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SGI emulation

From Higher Intellect Vintage Wiki

Few options for emulating SGI systems are available, with MAME being the emulator furthest along.


MAME versions

There were graphics fixes in MAME 0.213 which allow Alias Power Animator 7.5 to run. Unfortunately, these also caused graphics regressions e.g. inverting the interface in Alias 6 (shows as black) and not displaying the grid in Softimage. Use 0.212 to make these applications work.

Networking was introduced in MAME 0.220, however it was not functioning correctly if the MTU was set to 1500 (as default), only with MTU set at 1496. This was fixed by not transmitting FCS from MAME 0.232 onwards.

Dynamic recompilation was (re)introduced in MAME 0.241. This increases the emulation speed substantially, however it does not seem to boot IRIX 6.5 reliably.

To summarize:

  • Use MAME 0.240 to emulate IRIX 6.5 reliably w/networking but without DRC (slower).
  • Use the latest MAME version to emulate IRIX 5.3 w/networking and DRC (fast!).
  • Use MAME 0.212 if you get graphics errors and want to run specific graphics applications.

IRIX versions

MAME mainly supports Indy and Indigo2 with XL graphics, which run IRIX 5.3 and 6.5 well.

MAME can run IRIX 4 on an emulated Indigo2, however IRIX 4 does not support XL graphics, so you need to use a terminal interface. In theory you should be able to use X11-forwaring over the network to show graphics on a different system, and possibly even forward 3D graphics through IrisGL to another SGI (or emulated SGI).

Command line options

Running headless with terminal on the serial port

To disable graphics (run the SGI headless) and enable a basic MAME emulated terminal on the serial port, use the commandline options

-gio64_gfx "" -ioc2:rs232b terminal

You will gain some emulation speed by disabling graphics. Alternatively can also enable "setenv console d" in the prom beforehand for "diagnostic" console and terminal output, without disabling graphics.

You may need to enable the terminal keyboard in the MAME option menu, under "Input Settings", "Keyboard Selection" "root:ioc2::rs232b:terminal:keyboard".

The standard mame terminal emulation has limited options, e.g. for copy paste, and a has a "classic" green colored text which you might or might not like.

To allow connections to the serial port from more advanced terminal emulators within Windows, you can use the following:

-ioc2:rs232b null_modem -bitb socket.localhost:1234

You can then connect to "localhost" and port 1234 using e.g. Tera Term or PuTTY.

Alternatively you can connect to a COM port instead, using a virtual COM-port for Windows, e.g. com0com. This is supposedly is a bit more reliable regarding cursor movement than the port method above. See:

-ioc2:rs232b null_modem -bitb COM6 [if COM port 6]

Dual head

To enable dual head mode when emulating the Indigo2 (two emulated xl24 adapters with screens side by side in glorious 2560x1024 resolution) use:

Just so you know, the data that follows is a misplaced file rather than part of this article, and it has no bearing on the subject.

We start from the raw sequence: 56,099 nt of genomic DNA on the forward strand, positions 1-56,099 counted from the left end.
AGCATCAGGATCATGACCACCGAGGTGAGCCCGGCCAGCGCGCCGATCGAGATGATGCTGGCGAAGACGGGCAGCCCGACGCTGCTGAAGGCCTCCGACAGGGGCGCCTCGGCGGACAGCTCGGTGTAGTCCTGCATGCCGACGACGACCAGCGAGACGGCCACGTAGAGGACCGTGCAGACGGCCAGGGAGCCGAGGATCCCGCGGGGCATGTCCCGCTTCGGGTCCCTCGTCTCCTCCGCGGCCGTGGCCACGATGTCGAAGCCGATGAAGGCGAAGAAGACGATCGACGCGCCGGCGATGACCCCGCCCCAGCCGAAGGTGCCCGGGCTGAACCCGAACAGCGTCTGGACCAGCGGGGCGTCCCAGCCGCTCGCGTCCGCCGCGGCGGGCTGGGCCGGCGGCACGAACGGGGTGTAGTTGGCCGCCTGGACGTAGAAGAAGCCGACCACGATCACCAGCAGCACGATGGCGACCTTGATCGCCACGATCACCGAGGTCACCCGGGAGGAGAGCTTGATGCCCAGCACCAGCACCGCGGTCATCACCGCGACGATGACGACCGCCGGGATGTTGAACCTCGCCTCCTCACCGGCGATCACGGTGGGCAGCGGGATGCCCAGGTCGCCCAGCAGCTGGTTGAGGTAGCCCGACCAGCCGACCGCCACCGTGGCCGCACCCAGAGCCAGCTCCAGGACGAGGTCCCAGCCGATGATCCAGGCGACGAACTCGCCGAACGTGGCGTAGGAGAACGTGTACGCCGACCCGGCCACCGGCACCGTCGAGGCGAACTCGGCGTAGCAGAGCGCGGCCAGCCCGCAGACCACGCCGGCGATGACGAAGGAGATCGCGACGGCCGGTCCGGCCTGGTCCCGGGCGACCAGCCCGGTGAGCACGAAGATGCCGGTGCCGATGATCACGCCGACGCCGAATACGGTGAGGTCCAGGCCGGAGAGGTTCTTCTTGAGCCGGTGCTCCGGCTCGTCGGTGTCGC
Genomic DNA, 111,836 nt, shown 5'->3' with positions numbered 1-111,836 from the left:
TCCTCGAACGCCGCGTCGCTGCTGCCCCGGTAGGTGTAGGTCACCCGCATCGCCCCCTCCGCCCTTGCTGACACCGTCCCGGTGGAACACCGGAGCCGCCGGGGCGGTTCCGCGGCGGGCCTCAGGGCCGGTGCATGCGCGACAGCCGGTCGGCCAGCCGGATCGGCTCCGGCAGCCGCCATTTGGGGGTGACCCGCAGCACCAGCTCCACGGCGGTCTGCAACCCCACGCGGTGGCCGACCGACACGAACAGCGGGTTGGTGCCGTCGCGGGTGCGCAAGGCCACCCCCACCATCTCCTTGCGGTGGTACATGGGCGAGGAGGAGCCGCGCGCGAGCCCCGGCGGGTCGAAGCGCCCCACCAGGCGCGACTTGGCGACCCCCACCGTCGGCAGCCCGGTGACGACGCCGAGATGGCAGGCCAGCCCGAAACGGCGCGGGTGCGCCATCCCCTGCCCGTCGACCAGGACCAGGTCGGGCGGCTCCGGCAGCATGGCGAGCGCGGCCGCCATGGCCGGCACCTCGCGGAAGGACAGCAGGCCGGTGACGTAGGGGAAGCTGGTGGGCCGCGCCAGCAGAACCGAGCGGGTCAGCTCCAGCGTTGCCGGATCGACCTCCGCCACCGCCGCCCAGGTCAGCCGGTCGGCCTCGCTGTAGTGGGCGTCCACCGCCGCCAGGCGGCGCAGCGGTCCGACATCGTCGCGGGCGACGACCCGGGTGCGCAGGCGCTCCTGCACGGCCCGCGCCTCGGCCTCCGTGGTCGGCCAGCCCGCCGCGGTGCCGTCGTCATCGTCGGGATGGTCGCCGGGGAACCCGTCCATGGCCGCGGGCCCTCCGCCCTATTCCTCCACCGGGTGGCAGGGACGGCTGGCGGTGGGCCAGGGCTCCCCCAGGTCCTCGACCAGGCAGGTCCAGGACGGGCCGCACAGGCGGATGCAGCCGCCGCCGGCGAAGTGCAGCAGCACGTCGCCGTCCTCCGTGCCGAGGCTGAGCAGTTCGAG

-gio64_gfx xl24 -gio64_exp0 xl24


Quoting pmackinlay (MAME developer):

"MAME’s TAP code just maps the emulated Ethernet device to one end of a TAP pair, letting you decide what to do with the other end in the host operating system. You can route or bridge it or whatever you want.
To make it do anything useful, you generally need to configure the emulated system’s network stack in a way that makes sense to whatever you have done on the other side."

For some reason the recommended method of using the TAP adapter from OpenVPN does not work with OpenVPN versions from 2.5 onwards. Running mame -listnetwork shows "no adapters". You can instead use the previous version OpenVPN 2.4.12.

Windows also seems to have some problems with bridging the TAP adapter and the Ethernet connection, and you may experience crashes and "Blue Screens of Death". However Internet Connection Sharing (ICS) in Windows seems to work with the TAP adapter from OpenVPN 2.4.12.

Emulation speed

Percentage counter

To enable the speed percentage counter, enable menus within MAME (press scroll lock) and then F11.

What does the percentage counter in MAME mean? Quoting pmackinlay:

"[the counter does not show the amount of frames drawn] the percentage shown is how fast the emulated system is running as a fraction of its hardware speed. 100% means it should be running with the same effective speed as the real hardware, while <100% means the emulation can't keep up with hardware."

Tips and tricks

Using the "-sound none" commanline option seems to have no or little effect on performance. Quoting MAME developer MooglyGuy:

"Back in the day, running with -nosound caused MAME to specifically exclude certain driver hardware when running the game. More recently, the decision was made for MAME to always emulate the sound hardware - mostly to reduce bug reports from people running with -nosound. So, nowadays, there shouldn't be much (if any) difference between running with -sound none and running with normal MAME. In the past, though, it might have gained you some frames per second, at the cost of potentially fucking up the emulation of the game itself."